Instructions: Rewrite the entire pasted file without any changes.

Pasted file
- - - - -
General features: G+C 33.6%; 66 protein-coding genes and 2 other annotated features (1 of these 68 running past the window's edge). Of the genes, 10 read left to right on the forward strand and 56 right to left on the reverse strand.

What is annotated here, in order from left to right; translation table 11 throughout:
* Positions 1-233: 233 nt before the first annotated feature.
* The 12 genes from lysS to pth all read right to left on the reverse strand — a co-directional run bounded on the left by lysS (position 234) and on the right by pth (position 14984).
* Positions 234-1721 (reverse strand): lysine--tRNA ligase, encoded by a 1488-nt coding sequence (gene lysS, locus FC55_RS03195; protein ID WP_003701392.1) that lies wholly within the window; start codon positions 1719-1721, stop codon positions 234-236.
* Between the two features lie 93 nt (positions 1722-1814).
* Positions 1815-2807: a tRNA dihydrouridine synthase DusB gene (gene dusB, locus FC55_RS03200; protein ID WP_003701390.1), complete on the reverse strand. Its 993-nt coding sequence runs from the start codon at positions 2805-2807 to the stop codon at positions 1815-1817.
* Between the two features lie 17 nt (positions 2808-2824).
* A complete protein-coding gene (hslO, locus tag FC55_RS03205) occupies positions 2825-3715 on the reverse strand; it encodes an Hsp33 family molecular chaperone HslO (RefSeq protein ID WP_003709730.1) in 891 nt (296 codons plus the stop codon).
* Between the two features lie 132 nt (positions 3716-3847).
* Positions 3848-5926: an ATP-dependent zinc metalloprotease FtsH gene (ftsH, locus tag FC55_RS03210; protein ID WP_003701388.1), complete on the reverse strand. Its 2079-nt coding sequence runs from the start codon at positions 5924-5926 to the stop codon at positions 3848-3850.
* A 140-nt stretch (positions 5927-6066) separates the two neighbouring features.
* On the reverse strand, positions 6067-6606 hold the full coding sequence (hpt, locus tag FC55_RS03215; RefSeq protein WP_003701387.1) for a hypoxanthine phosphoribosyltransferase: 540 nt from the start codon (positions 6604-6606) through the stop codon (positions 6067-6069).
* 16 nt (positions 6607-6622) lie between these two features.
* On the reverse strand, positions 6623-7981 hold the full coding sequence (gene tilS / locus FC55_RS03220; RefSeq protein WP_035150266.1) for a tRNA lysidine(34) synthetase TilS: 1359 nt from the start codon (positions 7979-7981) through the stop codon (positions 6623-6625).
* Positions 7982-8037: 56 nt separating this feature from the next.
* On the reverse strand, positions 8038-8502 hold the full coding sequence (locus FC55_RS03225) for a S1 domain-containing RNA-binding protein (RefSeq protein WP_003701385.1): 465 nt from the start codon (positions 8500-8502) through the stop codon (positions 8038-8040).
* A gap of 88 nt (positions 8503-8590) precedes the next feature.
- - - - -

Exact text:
General features: G+C 33.6%; 66 protein-coding genes and 2 other annotated features (1 of these 68 running past the window's edge). Of the genes, 10 read left to right on the forward strand and 56 right to left on the reverse strand.

What is annotated here, in order from left to right; translation table 11 throughout:
* Positions 1-233: 233 nt before the first annotated feature.
* The 12 genes from lysS to pth all read right to left on the reverse strand — a co-directional run bounded on the left by lysS (position 234) and on the right by pth (position 14984).
* Positions 234-1721 (reverse strand): lysine--tRNA ligase, encoded by a 1488-nt coding sequence (gene lysS, locus FC55_RS03195; protein ID WP_003701392.1) that lies wholly within the window; start codon positions 1719-1721, stop codon positions 234-236.
* Between the two features lie 93 nt (positions 1722-1814).
* Positions 1815-2807: a tRNA dihydrouridine synthase DusB gene (gene dusB, locus FC55_RS03200; protein ID WP_003701390.1), complete on the reverse strand. Its 993-nt coding sequence runs from the start codon at positions 2805-2807 to the stop codon at positions 1815-1817.
* Between the two features lie 17 nt (positions 2808-2824).
* A complete protein-coding gene (hslO, locus tag FC55_RS03205) occupies positions 2825-3715 on the reverse strand; it encodes an Hsp33 family molecular chaperone HslO (RefSeq protein ID WP_003709730.1) in 891 nt (296 codons plus the stop codon).
* Between the two features lie 132 nt (positions 3716-3847).
* Positions 3848-5926: an ATP-dependent zinc metalloprotease FtsH gene (ftsH, locus tag FC55_RS03210; protein ID WP_003701388.1), complete on the reverse strand. Its 2079-nt coding sequence runs from the start codon at positions 5924-5926 to the stop codon at positions 3848-3850.
* A 140-nt stretch (positions 5927-6066) separates the two neighbouring features.
* On the reverse strand, positions 6067-6606 hold the full coding sequence (hpt, locus tag FC55_RS03215; RefSeq protein WP_003701387.1) for a hypoxanthine phosphoribosyltransferase: 540 nt from the start codon (positions 6604-6606) through the stop codon (positions 6067-6069).
* 16 nt (positions 6607-6622) lie between these two features.
* On the reverse strand, positions 6623-7981 hold the full coding sequence (gene tilS / locus FC55_RS03220; RefSeq protein WP_035150266.1) for a tRNA lysidine(34) synthetase TilS: 1359 nt from the start codon (positions 7979-7981) through the stop codon (positions 6623-6625).
* Positions 7982-8037: 56 nt separating this feature from the next.
* On the reverse strand, positions 8038-8502 hold the full coding sequence (locus FC55_RS03225) for a S1 domain-containing RNA-binding protein (RefSeq protein WP_003701385.1): 465 nt from the start codon (positions 8500-8502) through the stop codon (positions 8038-8040).
* A gap of 88 nt (positions 8503-8590) precedes the next feature.